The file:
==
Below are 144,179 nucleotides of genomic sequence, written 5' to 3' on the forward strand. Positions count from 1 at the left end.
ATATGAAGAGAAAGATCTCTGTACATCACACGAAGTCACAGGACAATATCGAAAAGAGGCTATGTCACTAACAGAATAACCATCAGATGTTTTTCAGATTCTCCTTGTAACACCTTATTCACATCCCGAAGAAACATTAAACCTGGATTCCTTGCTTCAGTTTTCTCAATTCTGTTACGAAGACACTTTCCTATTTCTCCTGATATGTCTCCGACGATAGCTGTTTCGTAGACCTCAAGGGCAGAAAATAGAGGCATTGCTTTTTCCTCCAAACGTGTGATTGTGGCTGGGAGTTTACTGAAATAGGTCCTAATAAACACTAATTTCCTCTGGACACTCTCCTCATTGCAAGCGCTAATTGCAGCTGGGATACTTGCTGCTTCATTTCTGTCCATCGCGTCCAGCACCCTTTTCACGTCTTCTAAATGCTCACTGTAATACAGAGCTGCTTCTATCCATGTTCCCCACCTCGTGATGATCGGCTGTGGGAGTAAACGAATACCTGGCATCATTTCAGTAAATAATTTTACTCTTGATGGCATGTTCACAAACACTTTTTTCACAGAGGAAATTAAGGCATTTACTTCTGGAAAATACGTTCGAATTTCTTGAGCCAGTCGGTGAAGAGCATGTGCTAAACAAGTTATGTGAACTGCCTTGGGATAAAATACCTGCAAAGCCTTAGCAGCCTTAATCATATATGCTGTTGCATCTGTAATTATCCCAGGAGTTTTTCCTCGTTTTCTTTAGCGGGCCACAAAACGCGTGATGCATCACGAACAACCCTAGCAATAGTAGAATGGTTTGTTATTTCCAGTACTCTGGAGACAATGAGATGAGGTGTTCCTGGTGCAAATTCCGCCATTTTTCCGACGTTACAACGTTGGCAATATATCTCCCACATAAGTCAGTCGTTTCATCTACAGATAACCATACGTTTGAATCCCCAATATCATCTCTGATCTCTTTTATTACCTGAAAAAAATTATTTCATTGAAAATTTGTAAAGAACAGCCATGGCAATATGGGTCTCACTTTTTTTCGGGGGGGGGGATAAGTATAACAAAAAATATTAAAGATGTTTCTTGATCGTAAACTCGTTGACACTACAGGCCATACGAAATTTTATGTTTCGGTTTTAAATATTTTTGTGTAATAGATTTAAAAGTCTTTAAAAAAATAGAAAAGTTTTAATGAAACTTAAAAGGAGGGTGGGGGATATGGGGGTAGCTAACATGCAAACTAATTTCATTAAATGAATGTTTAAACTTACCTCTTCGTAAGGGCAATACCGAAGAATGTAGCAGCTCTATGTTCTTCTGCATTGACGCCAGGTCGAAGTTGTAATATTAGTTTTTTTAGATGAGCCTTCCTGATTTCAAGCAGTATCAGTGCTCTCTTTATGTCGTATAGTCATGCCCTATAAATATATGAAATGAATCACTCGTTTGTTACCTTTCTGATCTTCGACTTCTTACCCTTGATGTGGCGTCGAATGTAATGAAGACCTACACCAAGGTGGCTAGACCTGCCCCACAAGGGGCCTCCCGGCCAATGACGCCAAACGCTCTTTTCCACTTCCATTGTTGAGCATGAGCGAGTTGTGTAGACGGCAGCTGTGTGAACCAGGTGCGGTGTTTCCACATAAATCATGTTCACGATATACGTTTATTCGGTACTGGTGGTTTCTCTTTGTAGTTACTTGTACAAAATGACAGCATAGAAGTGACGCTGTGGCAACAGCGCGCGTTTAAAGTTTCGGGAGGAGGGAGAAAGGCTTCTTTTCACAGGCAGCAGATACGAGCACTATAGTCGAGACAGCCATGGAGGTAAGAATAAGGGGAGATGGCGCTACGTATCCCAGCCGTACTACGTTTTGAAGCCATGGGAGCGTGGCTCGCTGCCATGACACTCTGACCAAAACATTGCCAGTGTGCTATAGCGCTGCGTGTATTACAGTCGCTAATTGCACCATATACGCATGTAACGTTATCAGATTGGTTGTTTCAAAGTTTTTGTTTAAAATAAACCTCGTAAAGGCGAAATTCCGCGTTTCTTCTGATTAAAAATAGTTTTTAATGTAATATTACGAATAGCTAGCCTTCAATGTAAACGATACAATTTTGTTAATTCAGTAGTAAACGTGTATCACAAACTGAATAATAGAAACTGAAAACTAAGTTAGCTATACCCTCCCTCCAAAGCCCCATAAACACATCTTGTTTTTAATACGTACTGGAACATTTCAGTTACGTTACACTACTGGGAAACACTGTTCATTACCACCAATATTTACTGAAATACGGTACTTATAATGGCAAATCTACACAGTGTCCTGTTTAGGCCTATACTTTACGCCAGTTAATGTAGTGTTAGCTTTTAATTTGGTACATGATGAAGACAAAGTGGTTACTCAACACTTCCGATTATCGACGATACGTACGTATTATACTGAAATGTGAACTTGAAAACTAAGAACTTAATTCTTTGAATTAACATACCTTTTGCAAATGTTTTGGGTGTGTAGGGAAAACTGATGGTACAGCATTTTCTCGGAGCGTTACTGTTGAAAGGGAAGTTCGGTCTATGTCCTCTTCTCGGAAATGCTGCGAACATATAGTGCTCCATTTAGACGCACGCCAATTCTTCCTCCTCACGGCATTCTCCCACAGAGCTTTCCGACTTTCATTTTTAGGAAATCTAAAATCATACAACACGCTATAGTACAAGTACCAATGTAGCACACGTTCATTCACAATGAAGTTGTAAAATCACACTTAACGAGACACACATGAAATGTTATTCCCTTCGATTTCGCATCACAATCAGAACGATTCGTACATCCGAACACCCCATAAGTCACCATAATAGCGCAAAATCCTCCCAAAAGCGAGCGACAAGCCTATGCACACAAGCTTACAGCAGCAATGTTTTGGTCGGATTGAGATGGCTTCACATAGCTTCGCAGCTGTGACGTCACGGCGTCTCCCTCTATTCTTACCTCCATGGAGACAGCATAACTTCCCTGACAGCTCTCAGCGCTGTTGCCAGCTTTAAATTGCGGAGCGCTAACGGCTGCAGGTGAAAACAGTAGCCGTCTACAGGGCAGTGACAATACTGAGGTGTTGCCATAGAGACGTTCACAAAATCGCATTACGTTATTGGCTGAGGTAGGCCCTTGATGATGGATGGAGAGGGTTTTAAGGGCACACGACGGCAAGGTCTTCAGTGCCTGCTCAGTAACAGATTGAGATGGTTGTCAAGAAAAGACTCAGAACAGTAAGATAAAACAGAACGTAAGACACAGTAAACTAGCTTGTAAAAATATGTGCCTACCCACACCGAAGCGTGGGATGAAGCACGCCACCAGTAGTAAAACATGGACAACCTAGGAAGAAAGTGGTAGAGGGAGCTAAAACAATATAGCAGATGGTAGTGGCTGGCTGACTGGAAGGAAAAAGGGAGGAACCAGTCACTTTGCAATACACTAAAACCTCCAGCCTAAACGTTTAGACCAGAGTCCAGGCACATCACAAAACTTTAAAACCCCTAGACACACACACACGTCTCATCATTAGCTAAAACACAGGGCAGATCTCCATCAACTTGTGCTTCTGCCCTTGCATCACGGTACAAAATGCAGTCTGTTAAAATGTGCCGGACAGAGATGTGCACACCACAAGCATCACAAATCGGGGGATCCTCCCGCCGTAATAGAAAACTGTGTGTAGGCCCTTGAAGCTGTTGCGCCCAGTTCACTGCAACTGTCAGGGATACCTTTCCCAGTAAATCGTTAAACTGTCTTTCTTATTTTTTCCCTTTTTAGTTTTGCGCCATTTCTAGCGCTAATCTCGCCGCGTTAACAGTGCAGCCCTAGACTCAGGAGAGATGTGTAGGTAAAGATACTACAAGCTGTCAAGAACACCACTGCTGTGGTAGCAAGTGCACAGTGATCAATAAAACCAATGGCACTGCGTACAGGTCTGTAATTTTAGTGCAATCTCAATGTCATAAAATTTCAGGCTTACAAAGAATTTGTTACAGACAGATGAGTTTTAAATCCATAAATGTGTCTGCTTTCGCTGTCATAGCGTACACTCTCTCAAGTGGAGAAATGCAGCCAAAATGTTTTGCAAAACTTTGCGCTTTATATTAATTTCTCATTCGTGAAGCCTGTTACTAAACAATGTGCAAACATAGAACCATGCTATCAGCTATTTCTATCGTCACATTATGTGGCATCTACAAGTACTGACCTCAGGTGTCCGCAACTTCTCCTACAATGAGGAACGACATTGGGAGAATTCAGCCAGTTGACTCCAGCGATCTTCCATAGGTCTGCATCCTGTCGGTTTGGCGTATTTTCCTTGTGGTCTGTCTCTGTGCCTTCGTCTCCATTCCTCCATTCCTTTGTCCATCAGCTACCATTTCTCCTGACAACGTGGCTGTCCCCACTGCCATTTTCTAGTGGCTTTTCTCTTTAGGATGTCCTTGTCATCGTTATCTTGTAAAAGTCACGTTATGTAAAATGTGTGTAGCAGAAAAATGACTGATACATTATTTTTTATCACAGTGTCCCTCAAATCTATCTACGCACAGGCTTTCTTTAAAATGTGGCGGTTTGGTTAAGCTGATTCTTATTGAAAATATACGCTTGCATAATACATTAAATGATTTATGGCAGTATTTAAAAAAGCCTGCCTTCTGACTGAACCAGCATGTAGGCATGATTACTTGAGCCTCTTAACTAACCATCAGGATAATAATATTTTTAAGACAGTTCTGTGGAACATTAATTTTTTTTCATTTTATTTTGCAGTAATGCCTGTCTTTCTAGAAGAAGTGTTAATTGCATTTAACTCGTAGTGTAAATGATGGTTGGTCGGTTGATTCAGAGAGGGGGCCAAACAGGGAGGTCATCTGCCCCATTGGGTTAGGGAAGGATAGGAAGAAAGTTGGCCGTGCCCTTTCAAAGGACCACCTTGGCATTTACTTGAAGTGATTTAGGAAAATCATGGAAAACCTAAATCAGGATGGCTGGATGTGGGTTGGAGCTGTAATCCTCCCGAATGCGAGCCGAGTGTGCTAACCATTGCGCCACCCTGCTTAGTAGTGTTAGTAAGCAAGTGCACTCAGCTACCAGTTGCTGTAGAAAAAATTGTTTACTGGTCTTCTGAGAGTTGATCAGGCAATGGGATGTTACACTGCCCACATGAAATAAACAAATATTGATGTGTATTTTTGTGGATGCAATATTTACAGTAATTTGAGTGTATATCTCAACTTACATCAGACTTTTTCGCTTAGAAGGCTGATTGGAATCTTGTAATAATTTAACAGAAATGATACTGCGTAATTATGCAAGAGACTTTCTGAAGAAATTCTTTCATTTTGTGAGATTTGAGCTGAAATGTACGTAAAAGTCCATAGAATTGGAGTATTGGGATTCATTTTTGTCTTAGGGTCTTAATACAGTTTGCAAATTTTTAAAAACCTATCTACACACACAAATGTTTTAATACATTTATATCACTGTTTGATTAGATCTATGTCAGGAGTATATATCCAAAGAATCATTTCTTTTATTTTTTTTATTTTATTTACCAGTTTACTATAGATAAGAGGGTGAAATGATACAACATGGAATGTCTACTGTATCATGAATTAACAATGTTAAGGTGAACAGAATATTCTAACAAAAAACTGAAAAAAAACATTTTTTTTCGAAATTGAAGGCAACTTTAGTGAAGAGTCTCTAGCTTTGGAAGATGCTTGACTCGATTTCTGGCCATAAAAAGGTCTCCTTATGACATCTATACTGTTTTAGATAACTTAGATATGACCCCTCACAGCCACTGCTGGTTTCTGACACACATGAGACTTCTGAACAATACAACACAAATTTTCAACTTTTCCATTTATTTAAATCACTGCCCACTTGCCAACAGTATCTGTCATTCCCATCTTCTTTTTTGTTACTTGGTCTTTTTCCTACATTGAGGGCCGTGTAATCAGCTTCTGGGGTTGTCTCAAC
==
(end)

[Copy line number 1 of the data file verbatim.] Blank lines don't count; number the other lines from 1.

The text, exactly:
Below are 144,179 nucleotides of genomic sequence, written 5' to 3' on the forward strand. Positions count from 1 at the left end.